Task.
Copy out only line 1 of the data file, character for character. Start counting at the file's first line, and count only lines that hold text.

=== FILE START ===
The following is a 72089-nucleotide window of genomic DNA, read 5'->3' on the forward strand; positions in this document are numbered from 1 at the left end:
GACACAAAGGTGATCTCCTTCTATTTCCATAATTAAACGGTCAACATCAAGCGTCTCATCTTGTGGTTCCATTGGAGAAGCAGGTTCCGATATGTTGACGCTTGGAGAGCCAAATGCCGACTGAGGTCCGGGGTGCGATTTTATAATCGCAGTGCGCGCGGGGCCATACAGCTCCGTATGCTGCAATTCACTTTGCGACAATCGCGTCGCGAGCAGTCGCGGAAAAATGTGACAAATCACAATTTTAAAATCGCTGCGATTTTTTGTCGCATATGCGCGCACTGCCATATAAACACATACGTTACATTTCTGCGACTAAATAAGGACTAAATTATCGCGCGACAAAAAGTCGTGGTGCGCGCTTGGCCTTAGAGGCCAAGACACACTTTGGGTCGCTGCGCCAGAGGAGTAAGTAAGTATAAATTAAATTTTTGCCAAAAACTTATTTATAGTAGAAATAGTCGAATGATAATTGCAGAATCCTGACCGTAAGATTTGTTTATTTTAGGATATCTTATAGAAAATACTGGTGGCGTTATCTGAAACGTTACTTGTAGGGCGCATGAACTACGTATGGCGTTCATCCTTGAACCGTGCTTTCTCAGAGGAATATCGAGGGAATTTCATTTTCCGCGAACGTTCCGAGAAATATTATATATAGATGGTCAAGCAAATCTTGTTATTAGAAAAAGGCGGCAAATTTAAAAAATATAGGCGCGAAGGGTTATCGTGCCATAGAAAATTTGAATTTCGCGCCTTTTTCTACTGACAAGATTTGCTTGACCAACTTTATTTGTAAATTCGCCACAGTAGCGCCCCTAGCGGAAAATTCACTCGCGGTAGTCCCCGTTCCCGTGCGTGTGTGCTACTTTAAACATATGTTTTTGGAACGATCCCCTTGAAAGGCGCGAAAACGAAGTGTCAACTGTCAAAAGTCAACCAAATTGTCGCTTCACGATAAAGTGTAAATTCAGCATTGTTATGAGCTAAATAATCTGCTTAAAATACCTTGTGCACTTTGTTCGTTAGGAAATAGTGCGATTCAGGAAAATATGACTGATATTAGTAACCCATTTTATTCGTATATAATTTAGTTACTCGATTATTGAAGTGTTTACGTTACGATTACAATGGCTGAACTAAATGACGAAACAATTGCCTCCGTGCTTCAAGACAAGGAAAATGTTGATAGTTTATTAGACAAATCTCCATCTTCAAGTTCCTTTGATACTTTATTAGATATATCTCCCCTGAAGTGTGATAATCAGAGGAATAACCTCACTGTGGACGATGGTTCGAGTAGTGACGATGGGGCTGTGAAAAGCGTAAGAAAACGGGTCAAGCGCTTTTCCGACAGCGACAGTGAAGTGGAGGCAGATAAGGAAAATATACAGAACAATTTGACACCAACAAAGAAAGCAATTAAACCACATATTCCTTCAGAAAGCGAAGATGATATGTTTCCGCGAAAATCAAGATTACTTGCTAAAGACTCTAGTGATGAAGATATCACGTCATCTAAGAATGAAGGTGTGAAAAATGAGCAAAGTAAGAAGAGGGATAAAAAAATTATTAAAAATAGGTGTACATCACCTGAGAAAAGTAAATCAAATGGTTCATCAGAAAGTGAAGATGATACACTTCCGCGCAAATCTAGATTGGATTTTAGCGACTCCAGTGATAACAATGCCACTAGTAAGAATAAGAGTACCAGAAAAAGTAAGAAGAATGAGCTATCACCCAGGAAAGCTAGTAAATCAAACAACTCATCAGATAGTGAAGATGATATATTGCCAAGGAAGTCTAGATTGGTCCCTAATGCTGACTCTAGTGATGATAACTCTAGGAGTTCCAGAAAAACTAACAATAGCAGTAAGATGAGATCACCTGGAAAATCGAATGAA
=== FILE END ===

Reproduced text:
The following is a 72089-nucleotide window of genomic DNA, read 5'->3' on the forward strand; positions in this document are numbered from 1 at the left end: